The author in the second paragraph, tries to invoke a feeling of prejudice against Indians by projecting the current government to be pro-hindu. He also said that the “BJP government since coming to power in 2014 had promoted traditional attire and had bypassed western styles”.
If the current government led by PM Modi was really so pro-Hindu, it wouldn’t have worked so tirelessly to abolish age old obsolete Islamic practices such as triple talaq. The government recently even lifted the rule which prohibited Muslim women to travel with a male companion for their HAJ pilgrimage, which until now was never done by the previous “secular” governments.
It is disheartening to see that the author (Mr. Asgar Qadri) had completely disregarded the growth in the textiles and garments segment wherein, India’s textile and garments had shown a CAGR increase of 3.2 per cent in the last three years (since 2014) from Rs 2,47,546 crore in fiscal 2014-15 to Rs 2,63,494 crore in 2016-17. Not only this, the government had gone all out to increase the production of cotton and textiles in order to increase the exports in the textile sector, even allowing 100 per cent FDI in the Indian textiles sector under the automatic route.
Thus to my mind, if the “hindu-wadi” government is allowing 100% FDI in the textile sector, how is it stopping the potential growth of the country? That is something only Mr. Qadri can answer for (hopefully with facts and not with his absurd comparisons).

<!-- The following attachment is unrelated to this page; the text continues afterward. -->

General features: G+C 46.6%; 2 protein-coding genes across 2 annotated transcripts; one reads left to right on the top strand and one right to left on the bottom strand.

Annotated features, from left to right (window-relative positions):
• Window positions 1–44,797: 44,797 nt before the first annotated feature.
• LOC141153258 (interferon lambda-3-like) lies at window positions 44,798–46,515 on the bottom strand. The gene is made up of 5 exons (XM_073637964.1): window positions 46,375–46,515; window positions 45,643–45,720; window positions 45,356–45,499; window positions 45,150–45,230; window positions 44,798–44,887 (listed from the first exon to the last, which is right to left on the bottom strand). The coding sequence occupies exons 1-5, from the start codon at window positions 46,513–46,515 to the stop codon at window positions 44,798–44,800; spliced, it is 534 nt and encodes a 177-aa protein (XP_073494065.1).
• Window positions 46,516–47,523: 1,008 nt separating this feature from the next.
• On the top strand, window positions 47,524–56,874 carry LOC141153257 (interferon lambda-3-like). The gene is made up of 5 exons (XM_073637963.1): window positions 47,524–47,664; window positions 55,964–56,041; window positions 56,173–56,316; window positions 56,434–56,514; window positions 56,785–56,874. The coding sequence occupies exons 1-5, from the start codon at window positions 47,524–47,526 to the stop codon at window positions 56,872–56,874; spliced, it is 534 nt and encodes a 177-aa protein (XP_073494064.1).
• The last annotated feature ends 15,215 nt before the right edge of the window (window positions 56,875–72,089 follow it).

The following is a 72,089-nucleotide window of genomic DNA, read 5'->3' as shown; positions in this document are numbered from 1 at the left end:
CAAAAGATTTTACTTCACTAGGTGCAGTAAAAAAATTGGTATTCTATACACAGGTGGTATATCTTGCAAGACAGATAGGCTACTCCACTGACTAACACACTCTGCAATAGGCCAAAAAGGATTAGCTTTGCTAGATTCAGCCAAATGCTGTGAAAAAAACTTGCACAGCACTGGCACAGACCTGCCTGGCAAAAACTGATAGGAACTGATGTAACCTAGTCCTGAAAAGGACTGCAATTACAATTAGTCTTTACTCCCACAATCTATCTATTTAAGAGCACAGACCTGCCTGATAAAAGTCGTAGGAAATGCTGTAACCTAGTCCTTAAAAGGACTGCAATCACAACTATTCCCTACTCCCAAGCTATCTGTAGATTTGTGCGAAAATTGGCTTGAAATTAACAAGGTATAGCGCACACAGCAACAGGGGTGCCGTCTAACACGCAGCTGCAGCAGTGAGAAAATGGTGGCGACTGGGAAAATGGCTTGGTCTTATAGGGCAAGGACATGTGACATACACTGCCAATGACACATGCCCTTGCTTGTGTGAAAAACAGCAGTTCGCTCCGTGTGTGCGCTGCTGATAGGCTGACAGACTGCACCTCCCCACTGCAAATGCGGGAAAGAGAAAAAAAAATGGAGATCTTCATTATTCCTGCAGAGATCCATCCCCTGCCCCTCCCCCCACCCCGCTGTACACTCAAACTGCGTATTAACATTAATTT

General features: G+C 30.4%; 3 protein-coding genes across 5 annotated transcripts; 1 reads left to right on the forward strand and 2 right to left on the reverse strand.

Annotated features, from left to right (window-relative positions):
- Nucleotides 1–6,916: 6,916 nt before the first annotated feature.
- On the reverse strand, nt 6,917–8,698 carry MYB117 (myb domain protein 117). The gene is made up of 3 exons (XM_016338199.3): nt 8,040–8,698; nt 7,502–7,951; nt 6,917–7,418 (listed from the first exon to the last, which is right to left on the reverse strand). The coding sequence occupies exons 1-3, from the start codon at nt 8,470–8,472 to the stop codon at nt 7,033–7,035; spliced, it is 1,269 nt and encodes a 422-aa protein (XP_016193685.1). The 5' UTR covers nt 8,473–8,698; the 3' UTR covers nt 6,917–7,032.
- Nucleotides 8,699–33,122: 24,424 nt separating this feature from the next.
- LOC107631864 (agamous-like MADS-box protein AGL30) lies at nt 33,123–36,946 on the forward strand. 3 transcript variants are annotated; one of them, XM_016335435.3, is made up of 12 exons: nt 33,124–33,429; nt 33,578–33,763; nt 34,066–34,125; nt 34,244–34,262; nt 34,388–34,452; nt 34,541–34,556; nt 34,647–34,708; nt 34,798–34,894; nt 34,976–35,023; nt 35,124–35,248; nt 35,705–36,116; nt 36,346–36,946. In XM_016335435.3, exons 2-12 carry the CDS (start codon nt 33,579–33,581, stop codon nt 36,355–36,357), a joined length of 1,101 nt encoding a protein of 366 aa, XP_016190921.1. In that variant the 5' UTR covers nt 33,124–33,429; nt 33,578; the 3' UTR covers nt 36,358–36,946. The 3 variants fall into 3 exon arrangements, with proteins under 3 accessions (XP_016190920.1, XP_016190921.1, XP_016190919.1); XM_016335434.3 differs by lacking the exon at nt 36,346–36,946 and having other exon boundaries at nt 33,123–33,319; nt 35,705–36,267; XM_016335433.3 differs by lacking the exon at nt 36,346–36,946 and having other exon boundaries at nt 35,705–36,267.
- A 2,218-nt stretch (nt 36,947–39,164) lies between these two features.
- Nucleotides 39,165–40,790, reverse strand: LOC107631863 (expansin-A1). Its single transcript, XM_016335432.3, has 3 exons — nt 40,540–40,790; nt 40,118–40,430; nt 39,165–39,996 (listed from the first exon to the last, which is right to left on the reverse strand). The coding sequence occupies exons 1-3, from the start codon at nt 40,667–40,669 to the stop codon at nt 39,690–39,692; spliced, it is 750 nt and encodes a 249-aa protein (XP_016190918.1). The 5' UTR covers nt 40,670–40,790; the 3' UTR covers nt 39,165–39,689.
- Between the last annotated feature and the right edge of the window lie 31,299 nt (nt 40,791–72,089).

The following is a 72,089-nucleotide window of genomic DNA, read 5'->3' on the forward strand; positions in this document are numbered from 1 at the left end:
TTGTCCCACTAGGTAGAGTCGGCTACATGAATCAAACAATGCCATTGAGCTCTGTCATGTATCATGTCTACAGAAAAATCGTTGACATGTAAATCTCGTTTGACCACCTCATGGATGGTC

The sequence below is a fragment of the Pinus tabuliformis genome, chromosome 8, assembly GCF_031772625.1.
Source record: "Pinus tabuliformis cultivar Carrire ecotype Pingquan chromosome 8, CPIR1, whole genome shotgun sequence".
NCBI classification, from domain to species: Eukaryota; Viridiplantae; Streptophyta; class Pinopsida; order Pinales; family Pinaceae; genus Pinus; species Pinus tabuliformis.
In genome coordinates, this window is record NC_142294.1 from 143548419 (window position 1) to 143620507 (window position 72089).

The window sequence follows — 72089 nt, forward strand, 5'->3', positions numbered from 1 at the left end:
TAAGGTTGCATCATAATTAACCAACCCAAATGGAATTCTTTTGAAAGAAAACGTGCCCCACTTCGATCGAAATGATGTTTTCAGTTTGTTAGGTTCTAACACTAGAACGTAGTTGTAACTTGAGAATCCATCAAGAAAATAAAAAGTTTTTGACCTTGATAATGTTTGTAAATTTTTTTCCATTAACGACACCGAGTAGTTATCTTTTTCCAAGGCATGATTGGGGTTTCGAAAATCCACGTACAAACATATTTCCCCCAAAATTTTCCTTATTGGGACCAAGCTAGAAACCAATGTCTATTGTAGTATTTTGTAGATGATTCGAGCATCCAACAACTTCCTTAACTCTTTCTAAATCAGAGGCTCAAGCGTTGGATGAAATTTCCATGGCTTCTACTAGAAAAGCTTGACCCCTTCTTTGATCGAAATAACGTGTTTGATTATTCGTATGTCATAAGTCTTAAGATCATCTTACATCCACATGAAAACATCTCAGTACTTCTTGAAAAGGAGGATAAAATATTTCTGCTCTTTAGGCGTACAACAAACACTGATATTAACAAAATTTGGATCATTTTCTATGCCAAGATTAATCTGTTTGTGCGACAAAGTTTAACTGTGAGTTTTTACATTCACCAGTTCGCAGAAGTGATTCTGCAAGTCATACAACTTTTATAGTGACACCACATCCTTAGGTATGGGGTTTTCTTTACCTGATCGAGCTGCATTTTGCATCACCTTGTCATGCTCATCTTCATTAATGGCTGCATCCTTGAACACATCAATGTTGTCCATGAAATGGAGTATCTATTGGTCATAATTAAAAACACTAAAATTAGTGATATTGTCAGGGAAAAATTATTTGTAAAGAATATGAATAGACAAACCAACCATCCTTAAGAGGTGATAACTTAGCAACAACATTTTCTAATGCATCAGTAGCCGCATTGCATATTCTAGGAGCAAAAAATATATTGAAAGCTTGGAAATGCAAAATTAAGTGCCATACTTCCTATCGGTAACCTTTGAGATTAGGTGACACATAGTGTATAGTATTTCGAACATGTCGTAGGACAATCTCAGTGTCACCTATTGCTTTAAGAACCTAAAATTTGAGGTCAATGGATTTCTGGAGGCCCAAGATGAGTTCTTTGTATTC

And if the production and exports in the textile sector increases, it would directly benefit the citizens of the country, irrespective of their religion, race or cast. Hence the presumption of Hindu population prospering while the Muslims languished in poverty is ridiculous if not preposterous.
In paragraph 3, the author completely transgressed into hardcore politics leaving behind the ‘main’ cause of fashion and style behind. Taking potshots by cryptically accusing the BJP government of appeasement politics, the author states:
“And with Narendra Modi, the party’s strongman of Hindu nationalism, as prime minister, fears that the country would head into a phase of aggressive nationalism have largely come true. Members of minority communities, accused of being disrespectful to cows, sacred to Hindus, have been lynched. Critics of Mr. Modi have been branded as “anti-national,” some shot and killed by Hindu nationalist activists.”